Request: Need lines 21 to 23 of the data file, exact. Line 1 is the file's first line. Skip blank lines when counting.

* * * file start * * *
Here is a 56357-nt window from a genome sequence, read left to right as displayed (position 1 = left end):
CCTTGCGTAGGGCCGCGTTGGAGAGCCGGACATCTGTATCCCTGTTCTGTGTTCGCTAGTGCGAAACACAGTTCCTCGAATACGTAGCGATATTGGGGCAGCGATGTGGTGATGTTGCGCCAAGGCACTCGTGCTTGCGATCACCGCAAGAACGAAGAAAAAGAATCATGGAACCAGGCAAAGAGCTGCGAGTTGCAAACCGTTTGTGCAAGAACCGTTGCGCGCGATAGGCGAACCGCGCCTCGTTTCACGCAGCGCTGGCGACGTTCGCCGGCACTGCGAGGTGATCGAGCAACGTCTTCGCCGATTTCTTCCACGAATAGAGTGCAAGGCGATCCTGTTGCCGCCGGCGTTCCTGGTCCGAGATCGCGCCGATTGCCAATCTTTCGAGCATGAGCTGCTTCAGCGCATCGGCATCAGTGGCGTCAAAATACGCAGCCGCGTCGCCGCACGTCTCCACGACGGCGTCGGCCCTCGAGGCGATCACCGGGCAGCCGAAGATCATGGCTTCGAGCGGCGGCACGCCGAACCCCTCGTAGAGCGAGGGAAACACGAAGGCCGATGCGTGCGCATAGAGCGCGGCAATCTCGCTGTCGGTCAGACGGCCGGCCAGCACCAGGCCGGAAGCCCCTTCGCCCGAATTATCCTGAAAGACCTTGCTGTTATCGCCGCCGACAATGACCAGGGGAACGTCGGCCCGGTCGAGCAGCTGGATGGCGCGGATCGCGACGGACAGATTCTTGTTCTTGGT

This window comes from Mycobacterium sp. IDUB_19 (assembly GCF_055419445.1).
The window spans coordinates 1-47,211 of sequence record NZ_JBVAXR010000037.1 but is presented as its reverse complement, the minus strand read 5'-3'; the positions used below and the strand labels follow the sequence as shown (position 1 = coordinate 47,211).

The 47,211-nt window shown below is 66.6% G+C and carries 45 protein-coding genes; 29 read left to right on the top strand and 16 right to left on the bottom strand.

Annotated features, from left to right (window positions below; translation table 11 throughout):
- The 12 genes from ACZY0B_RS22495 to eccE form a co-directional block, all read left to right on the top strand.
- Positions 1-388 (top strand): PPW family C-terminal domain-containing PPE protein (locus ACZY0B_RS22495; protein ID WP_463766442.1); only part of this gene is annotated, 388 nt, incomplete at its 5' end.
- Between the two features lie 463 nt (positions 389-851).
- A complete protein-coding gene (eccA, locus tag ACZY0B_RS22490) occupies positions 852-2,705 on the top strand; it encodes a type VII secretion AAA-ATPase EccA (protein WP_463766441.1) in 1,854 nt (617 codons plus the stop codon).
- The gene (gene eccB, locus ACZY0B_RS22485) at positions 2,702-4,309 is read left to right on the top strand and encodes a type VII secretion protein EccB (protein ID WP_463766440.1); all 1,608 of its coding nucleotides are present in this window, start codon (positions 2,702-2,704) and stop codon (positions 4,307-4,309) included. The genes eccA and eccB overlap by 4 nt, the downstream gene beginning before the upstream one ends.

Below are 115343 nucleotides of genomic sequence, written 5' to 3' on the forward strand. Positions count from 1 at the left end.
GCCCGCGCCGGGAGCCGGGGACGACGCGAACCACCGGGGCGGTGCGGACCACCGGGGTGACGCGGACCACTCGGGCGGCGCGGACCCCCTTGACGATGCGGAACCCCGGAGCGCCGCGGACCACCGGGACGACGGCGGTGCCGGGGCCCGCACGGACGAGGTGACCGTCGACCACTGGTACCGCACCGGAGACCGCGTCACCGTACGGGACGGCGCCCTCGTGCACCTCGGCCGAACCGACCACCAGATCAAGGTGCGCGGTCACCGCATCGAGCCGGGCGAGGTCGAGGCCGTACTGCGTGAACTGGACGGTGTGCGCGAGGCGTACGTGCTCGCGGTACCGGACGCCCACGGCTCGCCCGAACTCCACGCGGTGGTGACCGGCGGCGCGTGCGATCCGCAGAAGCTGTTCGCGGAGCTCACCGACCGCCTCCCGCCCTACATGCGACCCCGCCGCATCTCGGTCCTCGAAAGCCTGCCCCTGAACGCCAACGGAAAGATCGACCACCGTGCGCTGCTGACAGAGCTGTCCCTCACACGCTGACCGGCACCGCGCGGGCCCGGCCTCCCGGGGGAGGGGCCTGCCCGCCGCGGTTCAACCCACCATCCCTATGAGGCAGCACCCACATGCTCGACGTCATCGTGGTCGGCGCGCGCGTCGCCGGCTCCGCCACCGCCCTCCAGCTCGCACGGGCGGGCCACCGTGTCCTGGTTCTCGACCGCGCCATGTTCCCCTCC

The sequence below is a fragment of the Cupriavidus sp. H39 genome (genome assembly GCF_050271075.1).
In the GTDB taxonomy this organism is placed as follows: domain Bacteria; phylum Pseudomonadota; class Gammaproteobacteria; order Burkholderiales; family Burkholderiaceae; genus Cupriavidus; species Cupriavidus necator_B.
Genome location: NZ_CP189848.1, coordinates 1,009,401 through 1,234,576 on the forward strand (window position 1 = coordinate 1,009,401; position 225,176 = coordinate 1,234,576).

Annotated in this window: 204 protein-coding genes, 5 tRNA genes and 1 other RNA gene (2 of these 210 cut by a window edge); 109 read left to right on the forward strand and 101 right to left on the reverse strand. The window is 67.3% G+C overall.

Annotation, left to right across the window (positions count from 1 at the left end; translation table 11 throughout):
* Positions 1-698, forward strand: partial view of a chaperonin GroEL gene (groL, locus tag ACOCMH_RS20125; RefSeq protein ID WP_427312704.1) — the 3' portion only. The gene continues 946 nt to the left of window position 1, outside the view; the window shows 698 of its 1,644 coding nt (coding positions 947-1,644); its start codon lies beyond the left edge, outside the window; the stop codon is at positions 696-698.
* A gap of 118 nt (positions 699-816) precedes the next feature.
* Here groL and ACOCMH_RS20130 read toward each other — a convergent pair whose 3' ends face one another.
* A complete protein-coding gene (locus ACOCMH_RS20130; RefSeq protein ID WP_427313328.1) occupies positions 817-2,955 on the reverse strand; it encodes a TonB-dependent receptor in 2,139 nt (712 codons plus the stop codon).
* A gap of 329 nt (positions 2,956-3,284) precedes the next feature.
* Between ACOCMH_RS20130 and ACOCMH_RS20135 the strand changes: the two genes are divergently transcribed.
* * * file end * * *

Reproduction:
* Here groL and ACOCMH_RS20130 read toward each other — a convergent pair whose 3' ends face one another.
* A complete protein-coding gene (locus ACOCMH_RS20130; RefSeq protein ID WP_427313328.1) occupies positions 817-2,955 on the reverse strand; it encodes a TonB-dependent receptor in 2,139 nt (712 codons plus the stop codon).
* A gap of 329 nt (positions 2,956-3,284) precedes the next feature.